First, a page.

Simultaneous multiple species testing: acute toxicity of 13 chemicals to 12 diverse freshwater amphibian, fish, and invertebrate families
Holcombe, G.W.; Phipps, G.L.; Sulaiman, A.H.; Hoffman, A.D.
Archives of Environmental Contamination and Toxicology 16(6): 697-710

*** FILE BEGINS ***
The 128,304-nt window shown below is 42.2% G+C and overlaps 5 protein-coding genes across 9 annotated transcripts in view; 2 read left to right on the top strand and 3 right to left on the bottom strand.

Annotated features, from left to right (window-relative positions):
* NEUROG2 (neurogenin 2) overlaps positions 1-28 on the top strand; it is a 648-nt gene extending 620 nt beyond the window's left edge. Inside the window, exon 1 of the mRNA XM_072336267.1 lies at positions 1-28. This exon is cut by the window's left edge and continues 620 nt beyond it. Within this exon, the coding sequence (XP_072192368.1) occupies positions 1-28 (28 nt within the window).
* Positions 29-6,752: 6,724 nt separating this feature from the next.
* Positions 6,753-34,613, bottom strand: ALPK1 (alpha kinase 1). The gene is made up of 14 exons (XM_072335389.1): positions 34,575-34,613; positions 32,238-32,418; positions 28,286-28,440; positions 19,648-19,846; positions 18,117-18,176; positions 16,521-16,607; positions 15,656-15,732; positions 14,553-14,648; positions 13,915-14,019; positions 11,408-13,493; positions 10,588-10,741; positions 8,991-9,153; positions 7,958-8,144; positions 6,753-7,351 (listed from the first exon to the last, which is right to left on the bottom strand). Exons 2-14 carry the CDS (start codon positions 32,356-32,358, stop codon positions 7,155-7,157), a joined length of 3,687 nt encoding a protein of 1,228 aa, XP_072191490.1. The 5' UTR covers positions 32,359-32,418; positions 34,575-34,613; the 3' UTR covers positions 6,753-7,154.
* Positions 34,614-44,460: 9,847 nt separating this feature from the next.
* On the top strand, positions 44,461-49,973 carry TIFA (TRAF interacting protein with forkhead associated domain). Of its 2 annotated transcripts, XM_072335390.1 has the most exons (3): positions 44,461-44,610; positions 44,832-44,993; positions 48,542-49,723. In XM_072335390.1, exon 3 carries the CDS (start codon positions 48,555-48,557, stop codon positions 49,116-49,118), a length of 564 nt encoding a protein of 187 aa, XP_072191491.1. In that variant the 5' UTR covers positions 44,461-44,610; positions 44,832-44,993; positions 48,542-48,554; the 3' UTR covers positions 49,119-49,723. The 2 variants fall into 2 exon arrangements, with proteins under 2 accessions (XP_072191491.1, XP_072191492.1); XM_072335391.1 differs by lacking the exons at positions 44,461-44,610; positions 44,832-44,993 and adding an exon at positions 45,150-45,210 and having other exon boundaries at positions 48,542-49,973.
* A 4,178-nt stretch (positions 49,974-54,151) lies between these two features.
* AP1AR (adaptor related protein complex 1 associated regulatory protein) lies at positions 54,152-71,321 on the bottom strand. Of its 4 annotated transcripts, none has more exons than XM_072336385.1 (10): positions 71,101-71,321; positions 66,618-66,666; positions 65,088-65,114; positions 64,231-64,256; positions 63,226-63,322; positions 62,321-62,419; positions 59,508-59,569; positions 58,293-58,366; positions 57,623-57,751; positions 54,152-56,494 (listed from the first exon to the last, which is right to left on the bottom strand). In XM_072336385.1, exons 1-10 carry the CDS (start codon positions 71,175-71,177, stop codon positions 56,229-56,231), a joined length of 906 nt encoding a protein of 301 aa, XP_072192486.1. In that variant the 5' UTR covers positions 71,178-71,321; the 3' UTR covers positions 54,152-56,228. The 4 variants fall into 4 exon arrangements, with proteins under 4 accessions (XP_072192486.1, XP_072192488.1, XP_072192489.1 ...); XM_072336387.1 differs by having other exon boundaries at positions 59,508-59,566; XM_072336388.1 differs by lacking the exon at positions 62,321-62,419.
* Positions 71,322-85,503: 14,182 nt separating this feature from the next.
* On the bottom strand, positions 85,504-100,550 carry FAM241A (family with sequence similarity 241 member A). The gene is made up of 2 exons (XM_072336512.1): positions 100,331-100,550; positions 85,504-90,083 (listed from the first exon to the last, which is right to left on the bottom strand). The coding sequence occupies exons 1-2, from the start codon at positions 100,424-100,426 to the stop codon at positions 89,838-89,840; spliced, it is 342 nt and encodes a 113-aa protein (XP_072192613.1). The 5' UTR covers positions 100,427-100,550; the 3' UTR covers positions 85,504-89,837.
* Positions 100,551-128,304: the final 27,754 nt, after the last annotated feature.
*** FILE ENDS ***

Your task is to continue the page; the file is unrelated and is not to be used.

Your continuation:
This test series developed methods for testing a compliment of aquatic organisms in a single test that satisfies the freshwater acute toxicity requirements for setting water quality criteria. Species tested included fathead minnows Pimephales promelas, rainbow trout Salmo gairdneri, bluegill Lepomis macrochirus, channel catfish Ictalurus punctatus, goldfish Carassius auratus, white sucker Catostomus commersoni, daphnid Daphnia magna, midge Tanytarsus dissimilis, crayfish Orconectes immunis, snail Apexa hypnorum, tadpole Xenopus laevis, and leech Nephelopsis obscura. Five to nine of the preceding species were simultaneously exposed in individual tests. The chemicals tested were acrolein, aniline, dibutylfumarate, 2,4-dinitrophenol, Guthion, nicotine sulfate, phenol, rotenone, silver, Systox, 1,2,4-trichlorobenzene, 2,4,6-trichlorophenol, and o-xylene. This method of simultaneously exposing aquatic organisms in separate compartments of each exposure tank allows more accurate comparisons of species sensitivity with a tested chemical. Use of this method can also produce the minimum acute data set for the derivation of a water quality criterion in less time and with a substantial cost saving for labor, materials, and chemical analyses when compared with measured concentration tests conducted separately with each individual species.